Research Canada calls for public investment in health research
Roger Collier | CMAJ | August 4, 2017
Research Canada calls on government to implement recommendations of expert panel led by Dr. David Naylor
Fundamental science research is the “primary fuel” of innovation, according to Research Canada, a national alliance dedicating to improving Canadian lives by championing health research. Investment in basic science, however, is woefully lacking in Canada, the group states in a letter to House of Commons’ Standing Committee on Finance.
As part of the consultations leading up to next year’s federal budget, Research Canada is calling on the federal government to invest an additional $485 million over four years in independent, investigator-led research. It is also asking for $300 million annually for the Canadian Foundation for Innovation, created in 1997 to provide researchers with the tools they need to “contribute to the full spectrum of research.” Other recommendations include additional financial support for young researchers, small capital grants and to “diversify opportunities for science-based graduate students.”
The recommendations come from the final report of Canada’s Fundamental Science Review, submitted to the government on April 10. Headed by Dr. David Naylor, a medical professor at the University of Toronto, the review’s expert panel lamented Canada’s eroding standing in research competitiveness compared to international peers. The report links this erosion to the decline of federal investment, relative to gross domestic product, in research and development over the past 15 years.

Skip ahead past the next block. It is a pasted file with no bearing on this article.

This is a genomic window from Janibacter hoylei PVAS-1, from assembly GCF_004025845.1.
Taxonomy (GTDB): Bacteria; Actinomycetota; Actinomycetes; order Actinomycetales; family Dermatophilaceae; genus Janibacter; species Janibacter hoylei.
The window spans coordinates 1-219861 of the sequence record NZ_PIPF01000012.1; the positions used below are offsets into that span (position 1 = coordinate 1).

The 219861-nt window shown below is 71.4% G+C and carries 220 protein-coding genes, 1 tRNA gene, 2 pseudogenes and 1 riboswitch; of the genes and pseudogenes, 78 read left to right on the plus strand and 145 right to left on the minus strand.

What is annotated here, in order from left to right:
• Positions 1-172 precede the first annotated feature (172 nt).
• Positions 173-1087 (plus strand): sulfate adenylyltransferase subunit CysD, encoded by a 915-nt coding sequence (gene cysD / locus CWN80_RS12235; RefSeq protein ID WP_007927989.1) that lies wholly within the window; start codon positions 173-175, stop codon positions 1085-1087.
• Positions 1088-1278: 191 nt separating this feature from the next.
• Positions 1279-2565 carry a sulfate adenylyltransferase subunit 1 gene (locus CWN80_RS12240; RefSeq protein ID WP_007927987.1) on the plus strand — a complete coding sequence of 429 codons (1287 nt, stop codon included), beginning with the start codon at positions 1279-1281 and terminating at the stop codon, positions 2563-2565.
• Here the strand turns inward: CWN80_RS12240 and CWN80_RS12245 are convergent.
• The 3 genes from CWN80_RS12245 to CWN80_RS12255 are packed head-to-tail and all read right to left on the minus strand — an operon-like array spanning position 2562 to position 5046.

With respect to per capita investment in health research, specifically, Canada now ranks the lowest among industrialized nations, according to Research Canada, which suggests the country will only fall further behind as international peers dedicate more resources to research. As a result, the group noted in their submission to the standing committee, Canada is losing ground in “our share of published articles and total research output.”
Investing more in fundamental research will benefit Canada in many ways, suggests Research Canada. It will ensure our most “promising minds” seek careers in Canada instead of looking elsewhere for work. The intellectual property generated through basic research will eventually lead to economy-boosting commercial opportunities, even if years down the road. Public funding of innovation also tends to draw more investment from private sources.
“Private enterprise cannot innovate and flourish in a vacuum,” states the letter. “Sustained and renewed public investment in fundamental science is crucial to priming the starting piece of the innovation pipeline.”
Research Canada also suggests that depending on research from other countries is inadequate for addressing the unique health needs of Canadians. Unique challenges include providing health care for one of the world’s most multicultural populations, addressing the “disproportionate burden of disease and disability” in First Nations communities, and ensuring Canadians in remote locations have access to high-quality medical services.
“We need investment in made-in-Canada health research that speaks to the particular needs and challenges of Canada’s diverse population,” states the letter.
Photo credit: CMA/Mark Holleron
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